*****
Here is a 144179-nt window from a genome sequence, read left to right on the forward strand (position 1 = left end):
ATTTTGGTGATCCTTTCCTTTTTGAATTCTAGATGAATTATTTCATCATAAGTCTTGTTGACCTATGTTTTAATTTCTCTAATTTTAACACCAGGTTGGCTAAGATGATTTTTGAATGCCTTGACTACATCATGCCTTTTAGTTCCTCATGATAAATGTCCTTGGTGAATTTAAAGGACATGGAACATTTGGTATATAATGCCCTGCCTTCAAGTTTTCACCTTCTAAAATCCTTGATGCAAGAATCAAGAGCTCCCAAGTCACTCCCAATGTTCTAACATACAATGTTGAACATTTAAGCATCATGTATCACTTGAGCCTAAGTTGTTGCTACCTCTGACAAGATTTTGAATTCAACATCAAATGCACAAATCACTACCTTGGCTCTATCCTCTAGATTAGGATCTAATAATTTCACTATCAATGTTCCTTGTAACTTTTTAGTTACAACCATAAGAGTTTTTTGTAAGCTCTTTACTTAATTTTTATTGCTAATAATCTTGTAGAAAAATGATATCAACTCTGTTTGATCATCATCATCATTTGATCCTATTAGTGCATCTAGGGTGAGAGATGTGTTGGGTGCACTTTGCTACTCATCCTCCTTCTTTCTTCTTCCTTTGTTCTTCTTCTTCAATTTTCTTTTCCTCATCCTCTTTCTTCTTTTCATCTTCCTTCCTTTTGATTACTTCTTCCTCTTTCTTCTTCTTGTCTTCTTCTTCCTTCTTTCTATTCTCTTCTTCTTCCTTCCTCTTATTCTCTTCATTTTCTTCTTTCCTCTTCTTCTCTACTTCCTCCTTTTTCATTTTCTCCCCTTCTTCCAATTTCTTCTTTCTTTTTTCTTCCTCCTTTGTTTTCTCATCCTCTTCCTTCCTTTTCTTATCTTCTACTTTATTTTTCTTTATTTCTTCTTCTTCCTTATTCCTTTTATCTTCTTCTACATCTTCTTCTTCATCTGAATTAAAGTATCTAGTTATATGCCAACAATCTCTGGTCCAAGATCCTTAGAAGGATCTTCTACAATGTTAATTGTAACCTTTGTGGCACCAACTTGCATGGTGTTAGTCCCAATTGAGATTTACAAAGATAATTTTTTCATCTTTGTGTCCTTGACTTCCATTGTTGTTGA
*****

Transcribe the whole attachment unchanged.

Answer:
Here is a 144179-nt window from a genome sequence, read left to right on the forward strand (position 1 = left end):
ATTTTGGTGATCCTTTCCTTTTTGAATTCTAGATGAATTATTTCATCATAAGTCTTGTTGACCTATGTTTTAATTTCTCTAATTTTAACACCAGGTTGGCTAAGATGATTTTTGAATGCCTTGACTACATCATGCCTTTTAGTTCCTCATGATAAATGTCCTTGGTGAATTTAAAGGACATGGAACATTTGGTATATAATGCCCTGCCTTCAAGTTTTCACCTTCTAAAATCCTTGATGCAAGAATCAAGAGCTCCCAAGTCACTCCCAATGTTCTAACATACAATGTTGAACATTTAAGCATCATGTATCACTTGAGCCTAAGTTGTTGCTACCTCTGACAAGATTTTGAATTCAACATCAAATGCACAAATCACTACCTTGGCTCTATCCTCTAGATTAGGATCTAATAATTTCACTATCAATGTTCCTTGTAACTTTTTAGTTACAACCATAAGAGTTTTTTGTAAGCTCTTTACTTAATTTTTATTGCTAATAATCTTGTAGAAAAATGATATCAACTCTGTTTGATCATCATCATCATTTGATCCTATTAGTGCATCTAGGGTGAGAGATGTGTTGGGTGCACTTTGCTACTCATCCTCCTTCTTTCTTCTTCCTTTGTTCTTCTTCTTCAATTTTCTTTTCCTCATCCTCTTTCTTCTTTTCATCTTCCTTCCTTTTGATTACTTCTTCCTCTTTCTTCTTCTTGTCTTCTTCTTCCTTCTTTCTATTCTCTTCTTCTTCCTTCCTCTTATTCTCTTCATTTTCTTCTTTCCTCTTCTTCTCTACTTCCTCCTTTTTCATTTTCTCCCCTTCTTCCAATTTCTTCTTTCTTTTTTCTTCCTCCTTTGTTTTCTCATCCTCTTCCTTCCTTTTCTTATCTTCTACTTTATTTTTCTTTATTTCTTCTTCTTCCTTATTCCTTTTATCTTCTTCTACATCTTCTTCTTCATCTGAATTAAAGTATCTAGTTATATGCCAACAATCTCTGGTCCAAGATCCTTAGAAGGATCTTCTACAATGTTAATTGTAACCTTTGTGGCACCAACTTGCATGGTGTTAGTCCCAATTGAGATTTACAAAGATAATTTTTTCATCTTTGTGTCCTTGACTTCCATTGTTGTTGA